If I left one job for another that posted in writing that lodging and food would be provided but was then told that it was not, can I sue?

UPDATED: Sep 30, 2022

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If I left one job for another that posted in writing that lodging and food would be provided but was then told that it was not, can I sue?

I left a well paying offshore oilfield services job for a land based oilfield services job with the understanding that food and lodging would be provided. It was stated verbally and in print. When it was time to report to work, I was told that neither were supplied. I was making around $100,000 for 6 months work with previous employer and left them on good terms. The new job has the potential to make about $75,000 per yer without as much time off. Do I have the basis for a lawsuit for fraudulent hiring practices?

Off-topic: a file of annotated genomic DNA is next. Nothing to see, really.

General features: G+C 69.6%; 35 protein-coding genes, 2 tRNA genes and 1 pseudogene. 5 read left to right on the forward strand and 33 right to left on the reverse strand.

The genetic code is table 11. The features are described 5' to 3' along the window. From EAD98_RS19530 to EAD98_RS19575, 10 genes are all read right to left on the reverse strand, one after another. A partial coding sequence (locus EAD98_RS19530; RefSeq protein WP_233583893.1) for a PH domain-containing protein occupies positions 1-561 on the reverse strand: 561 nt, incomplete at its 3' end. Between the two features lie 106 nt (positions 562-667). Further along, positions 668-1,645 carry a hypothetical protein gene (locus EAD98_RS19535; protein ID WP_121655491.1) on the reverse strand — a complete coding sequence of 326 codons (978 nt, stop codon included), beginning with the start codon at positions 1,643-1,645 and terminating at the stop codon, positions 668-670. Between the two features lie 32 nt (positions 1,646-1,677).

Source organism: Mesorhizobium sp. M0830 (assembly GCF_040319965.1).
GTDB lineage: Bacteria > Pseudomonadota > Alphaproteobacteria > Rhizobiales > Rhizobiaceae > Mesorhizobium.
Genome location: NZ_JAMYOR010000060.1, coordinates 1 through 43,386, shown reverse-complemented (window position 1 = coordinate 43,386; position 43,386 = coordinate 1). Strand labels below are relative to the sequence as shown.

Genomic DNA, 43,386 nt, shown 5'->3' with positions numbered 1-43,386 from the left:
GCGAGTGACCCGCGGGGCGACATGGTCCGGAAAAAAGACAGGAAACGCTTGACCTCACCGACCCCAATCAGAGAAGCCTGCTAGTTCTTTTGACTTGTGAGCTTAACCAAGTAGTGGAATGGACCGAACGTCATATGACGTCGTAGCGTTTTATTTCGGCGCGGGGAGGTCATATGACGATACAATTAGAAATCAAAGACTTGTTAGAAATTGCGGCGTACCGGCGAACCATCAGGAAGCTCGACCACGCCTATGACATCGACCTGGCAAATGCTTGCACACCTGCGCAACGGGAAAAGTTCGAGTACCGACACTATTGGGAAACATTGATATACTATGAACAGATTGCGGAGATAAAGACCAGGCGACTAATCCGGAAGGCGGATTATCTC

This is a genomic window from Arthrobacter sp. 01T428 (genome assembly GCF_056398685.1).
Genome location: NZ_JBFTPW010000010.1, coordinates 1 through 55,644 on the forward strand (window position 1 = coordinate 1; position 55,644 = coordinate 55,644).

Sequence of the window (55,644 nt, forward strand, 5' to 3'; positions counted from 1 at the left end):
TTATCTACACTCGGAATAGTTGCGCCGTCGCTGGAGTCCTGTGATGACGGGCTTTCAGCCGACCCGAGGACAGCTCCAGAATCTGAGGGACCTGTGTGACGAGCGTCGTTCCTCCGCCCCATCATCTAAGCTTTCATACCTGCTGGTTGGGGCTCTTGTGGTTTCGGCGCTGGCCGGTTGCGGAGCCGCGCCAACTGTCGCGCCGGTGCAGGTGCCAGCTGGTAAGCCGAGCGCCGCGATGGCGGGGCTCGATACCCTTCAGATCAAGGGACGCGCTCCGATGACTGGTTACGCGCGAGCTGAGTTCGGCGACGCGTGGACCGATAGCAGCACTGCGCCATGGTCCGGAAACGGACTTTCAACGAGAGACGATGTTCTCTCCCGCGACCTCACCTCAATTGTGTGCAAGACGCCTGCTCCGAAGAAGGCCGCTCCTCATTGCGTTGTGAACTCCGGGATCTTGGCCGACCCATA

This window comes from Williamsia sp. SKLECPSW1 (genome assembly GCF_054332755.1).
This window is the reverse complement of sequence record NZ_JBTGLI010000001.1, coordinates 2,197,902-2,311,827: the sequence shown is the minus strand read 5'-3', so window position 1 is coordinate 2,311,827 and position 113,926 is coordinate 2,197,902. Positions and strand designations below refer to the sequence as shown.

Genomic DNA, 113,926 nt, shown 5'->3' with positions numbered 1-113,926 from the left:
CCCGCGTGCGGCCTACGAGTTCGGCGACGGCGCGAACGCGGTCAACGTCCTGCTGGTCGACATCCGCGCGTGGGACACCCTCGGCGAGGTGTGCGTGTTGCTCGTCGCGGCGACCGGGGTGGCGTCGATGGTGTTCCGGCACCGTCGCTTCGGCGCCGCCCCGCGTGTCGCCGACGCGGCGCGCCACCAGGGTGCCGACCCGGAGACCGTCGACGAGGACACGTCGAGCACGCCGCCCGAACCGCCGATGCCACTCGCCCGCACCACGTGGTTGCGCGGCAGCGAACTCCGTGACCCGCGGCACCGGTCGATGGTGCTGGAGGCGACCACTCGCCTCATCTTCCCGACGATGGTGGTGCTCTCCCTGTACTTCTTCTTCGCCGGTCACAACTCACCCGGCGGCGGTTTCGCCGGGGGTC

Asked on July 20, 2017 under Employment Labor Law, Arkansas


SJZ, Member, New York Bar / FreeAdvice Contributing Attorney

Answered 5 years ago | Contributor

Unless you had an actual written employment contract, this is unfortunately legal. Without a written contract, employment is employment at will: an employer may change terms, conditions, compensation, benefits, etc. at will without liability, so they could promise you X but instead change it so you only get Y. 
If you did have a written employment contract, it is enforceable in court, so you could sue if you are getting less than what you contracted for.

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